Weight Discrimination and Risk of Mortality

TitleWeight Discrimination and Risk of Mortality
Publication TypeJournal Article
Year of Publication2015
AuthorsSutin, AR, Stephan, Y, Terracciano, A
JournalPsychological Science
KeywordsEmployment and Labor Force, Health Conditions and Status, Risk Taking

Discrimination based on weight is a stressful social experience linked to declines in physical and mental health. We examined whether this harmful association extends to risk of mortality. Participants in the Health and Retirement Study (HRS; N = 13,692) and the Midlife in the United States Study (MIDUS; N = 5,079) reported on perceived discriminatory experiences and attributed those experiences to a number of personal characteristics, including weight. Weight discrimination was associated with an increase in mortality risk of nearly 60 in both HRS participants (hazard ratio = 1.57, 95 confidence interval = 1.34, 1.84 ) and MIDUS participants (hazard ratio = 1.59, 95 confidence interval = 1.09, 2.31 ). This increased risk was not accounted for by common physical and psychological risk factors. The association between mortality and weight discrimination was generally stronger than that between mortality and other attributions for discrimination. In addition to its association with poor health outcomes, weight discrimination may shorten life expectancy.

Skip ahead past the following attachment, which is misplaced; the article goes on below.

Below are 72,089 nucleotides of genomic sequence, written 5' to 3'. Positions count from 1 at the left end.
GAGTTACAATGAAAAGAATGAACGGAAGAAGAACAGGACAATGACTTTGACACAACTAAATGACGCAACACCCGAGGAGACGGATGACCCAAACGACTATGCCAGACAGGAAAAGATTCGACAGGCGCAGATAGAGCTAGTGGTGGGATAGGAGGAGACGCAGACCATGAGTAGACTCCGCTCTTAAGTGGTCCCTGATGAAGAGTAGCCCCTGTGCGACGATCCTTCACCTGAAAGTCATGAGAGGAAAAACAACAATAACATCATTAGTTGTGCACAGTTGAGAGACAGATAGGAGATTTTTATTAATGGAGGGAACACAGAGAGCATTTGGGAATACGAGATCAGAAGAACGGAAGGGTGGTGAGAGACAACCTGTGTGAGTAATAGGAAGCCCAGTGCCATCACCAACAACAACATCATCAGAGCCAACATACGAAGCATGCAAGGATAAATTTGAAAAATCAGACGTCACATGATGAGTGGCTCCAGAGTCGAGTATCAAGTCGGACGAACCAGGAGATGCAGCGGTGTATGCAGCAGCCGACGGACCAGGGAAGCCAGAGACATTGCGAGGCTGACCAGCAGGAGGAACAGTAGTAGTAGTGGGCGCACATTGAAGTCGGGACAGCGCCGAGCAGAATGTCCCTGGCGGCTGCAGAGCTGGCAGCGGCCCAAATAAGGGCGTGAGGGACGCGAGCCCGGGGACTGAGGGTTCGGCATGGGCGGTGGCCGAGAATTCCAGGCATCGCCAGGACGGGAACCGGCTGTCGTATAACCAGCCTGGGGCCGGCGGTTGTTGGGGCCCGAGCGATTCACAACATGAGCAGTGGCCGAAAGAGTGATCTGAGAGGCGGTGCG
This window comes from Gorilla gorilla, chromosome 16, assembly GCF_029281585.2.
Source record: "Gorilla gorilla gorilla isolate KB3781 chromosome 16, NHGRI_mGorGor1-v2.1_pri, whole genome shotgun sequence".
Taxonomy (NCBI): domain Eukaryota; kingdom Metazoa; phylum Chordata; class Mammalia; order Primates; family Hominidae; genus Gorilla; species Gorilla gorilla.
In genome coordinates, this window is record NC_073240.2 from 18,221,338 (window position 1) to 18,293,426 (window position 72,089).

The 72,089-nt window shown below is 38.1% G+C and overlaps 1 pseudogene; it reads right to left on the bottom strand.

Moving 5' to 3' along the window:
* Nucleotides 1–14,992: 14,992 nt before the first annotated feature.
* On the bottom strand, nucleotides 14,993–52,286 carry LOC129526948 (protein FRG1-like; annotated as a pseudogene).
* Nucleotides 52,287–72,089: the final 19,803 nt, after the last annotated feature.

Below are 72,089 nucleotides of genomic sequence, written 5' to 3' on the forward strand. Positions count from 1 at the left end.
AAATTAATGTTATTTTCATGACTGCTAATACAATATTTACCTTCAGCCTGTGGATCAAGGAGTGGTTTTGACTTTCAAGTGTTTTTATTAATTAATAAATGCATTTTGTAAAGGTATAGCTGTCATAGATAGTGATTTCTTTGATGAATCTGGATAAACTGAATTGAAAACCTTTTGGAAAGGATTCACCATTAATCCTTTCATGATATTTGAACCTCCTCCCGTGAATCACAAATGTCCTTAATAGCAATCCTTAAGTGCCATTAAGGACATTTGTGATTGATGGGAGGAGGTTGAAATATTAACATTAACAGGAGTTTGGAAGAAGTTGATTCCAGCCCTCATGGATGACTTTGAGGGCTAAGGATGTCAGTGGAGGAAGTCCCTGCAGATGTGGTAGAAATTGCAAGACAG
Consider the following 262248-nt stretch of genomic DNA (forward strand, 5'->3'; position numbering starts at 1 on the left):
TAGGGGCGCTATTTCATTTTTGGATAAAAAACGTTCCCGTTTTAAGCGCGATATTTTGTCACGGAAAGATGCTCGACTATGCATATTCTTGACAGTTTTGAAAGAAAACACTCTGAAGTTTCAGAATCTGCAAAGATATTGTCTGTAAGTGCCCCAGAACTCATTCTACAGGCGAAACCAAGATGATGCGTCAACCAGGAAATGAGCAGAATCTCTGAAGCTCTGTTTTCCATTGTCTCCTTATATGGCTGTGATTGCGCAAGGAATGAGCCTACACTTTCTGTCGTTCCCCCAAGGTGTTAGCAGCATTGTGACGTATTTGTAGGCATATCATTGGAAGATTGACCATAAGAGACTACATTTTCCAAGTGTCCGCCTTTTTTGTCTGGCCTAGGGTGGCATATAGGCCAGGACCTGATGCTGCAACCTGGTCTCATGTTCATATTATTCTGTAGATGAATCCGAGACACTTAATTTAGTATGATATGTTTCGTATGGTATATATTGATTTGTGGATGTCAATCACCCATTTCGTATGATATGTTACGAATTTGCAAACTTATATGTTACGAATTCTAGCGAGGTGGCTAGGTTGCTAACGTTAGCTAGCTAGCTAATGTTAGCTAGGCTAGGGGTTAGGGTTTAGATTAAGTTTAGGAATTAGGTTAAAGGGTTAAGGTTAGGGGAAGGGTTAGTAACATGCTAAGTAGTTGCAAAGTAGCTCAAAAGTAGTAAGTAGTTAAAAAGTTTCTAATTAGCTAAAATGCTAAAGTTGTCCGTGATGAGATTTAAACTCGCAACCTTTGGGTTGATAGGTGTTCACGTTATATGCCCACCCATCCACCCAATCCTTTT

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Endnote Keywords

psychological stress/open data/open materials/health Status/body Mass Index/PERCEIVED DISCRIMINATION/OBESITY/Discrimination/Mortality/Risk factors

Endnote ID


Citation Key8190
PubMed ID26420442
PubMed Central IDPMC4636946